Background Admission neutrophil-lymphocyte ratio (NLR) is significantly correlated to clinical outcomes in acute ischemic stroke (AIS). We investigated follow-up NLR and temporal changes in NLR after endovascular thrombectomy (EVT) with respect to successful revascularization, clinical outcomes, symptomatic intracranial hemorrhage (sICH) and mortality.
Methods Retrospective analysis of EVT for anterior circulation emergent LVO was performed with both admission (NLR1) and 3–7 day follow-up NLR (NLR2) laboratory data. Patient demographics, National Institutes of Health Stroke Scale (NIHSS) presentations, reperfusion efficacy (modified Thrombolysis in Cerebral Infarction (mTICI) score), sICH, and clinical outcomes (modified Rankin Scale (mRS)) at 90 days were studied. Univariate analyses correlated NLR1, NLR2, and temporal change in NLR (NLR2-NLR1) with successful reperfusion (mTICI ≥2b), favorable outcomes (mRS ≤2), sICH, and mortality. Multivariable logistic regression model evaluated the independent effects of NLR2 on favorable outcomes.
Results 142 AIS patients with median NIHSS 17 underwent EVT within 24 hours, and met NLR laboratory inclusion criteria. Lower follow-up NLR2 and less temporal change in NLR over 3–7 days, but not admission NLR1, inversely correlated with successful reperfusion (p<0.05) and favorable clinical outcomes (p<0.001). Higher follow-up NLR2 and greater temporal change in NLR was significantly associated with sICH and mortality (p≤0.05). In multivariable logistic regression, lower follow-up NLR2 remained a predictor of favorable outcomes (OR 0.785, p=0.001), independent of age or successful reperfusion.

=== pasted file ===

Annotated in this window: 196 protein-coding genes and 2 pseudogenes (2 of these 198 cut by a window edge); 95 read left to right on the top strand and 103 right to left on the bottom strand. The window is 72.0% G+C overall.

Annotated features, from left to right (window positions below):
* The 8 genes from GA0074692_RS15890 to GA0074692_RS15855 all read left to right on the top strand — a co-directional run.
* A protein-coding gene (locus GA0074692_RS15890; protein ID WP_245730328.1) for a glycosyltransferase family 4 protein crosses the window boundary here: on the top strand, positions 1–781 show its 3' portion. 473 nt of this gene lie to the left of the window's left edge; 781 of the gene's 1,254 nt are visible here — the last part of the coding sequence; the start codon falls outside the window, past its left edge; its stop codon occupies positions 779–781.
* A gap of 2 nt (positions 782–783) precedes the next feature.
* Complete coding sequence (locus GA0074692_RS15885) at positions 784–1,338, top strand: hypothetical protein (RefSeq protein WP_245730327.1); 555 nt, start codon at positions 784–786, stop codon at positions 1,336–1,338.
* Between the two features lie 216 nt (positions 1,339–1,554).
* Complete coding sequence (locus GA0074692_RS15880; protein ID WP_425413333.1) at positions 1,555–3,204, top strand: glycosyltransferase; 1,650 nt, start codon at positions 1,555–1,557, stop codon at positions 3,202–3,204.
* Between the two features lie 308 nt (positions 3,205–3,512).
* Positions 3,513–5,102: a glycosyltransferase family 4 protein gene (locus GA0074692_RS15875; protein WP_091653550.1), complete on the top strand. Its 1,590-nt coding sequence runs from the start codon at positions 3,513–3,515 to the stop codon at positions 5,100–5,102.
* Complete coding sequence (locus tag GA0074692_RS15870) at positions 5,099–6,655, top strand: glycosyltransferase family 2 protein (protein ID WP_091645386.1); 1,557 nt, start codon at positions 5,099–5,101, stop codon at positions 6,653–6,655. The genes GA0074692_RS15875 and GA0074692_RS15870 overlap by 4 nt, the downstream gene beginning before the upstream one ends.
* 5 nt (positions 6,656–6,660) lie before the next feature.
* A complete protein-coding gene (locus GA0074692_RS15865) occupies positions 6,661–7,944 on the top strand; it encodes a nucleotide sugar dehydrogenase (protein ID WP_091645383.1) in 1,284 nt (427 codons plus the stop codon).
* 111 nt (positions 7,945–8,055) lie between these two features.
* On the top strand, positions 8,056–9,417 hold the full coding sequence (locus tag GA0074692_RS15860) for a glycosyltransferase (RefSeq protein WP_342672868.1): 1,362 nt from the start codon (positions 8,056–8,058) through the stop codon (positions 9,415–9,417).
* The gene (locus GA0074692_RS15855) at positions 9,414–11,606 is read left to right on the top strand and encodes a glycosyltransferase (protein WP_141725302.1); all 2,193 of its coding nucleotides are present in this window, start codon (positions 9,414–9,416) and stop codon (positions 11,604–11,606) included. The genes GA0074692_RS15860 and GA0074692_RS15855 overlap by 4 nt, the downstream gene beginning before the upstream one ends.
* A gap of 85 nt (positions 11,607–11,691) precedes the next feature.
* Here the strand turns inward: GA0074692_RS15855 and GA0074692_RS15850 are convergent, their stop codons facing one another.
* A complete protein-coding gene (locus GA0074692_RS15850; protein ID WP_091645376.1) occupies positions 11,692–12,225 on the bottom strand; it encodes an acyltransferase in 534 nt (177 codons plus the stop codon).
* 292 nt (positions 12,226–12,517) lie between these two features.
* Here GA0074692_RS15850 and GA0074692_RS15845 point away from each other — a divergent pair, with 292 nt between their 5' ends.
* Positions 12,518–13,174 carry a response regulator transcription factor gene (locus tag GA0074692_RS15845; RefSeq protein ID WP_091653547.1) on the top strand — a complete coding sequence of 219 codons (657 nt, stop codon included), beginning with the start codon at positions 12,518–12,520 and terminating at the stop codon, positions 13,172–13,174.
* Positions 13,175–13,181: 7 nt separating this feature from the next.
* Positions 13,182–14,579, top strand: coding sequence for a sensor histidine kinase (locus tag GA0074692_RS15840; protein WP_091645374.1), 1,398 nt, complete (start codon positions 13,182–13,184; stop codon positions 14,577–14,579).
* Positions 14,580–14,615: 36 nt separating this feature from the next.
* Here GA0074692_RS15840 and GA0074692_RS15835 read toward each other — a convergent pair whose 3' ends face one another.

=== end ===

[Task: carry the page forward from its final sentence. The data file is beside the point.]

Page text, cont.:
Conclusions Follow-up NLR is a readily available and modifiable biomarker that correlates with the degree of reperfusion after mechanical stroke thrombectomy. Lower follow-up NLR2 at 3–7 days is associated with successful reperfusion and an independent predictor of favorable clinical outcomes, with reduced risk for sICH and mortality.
- inflammatory response
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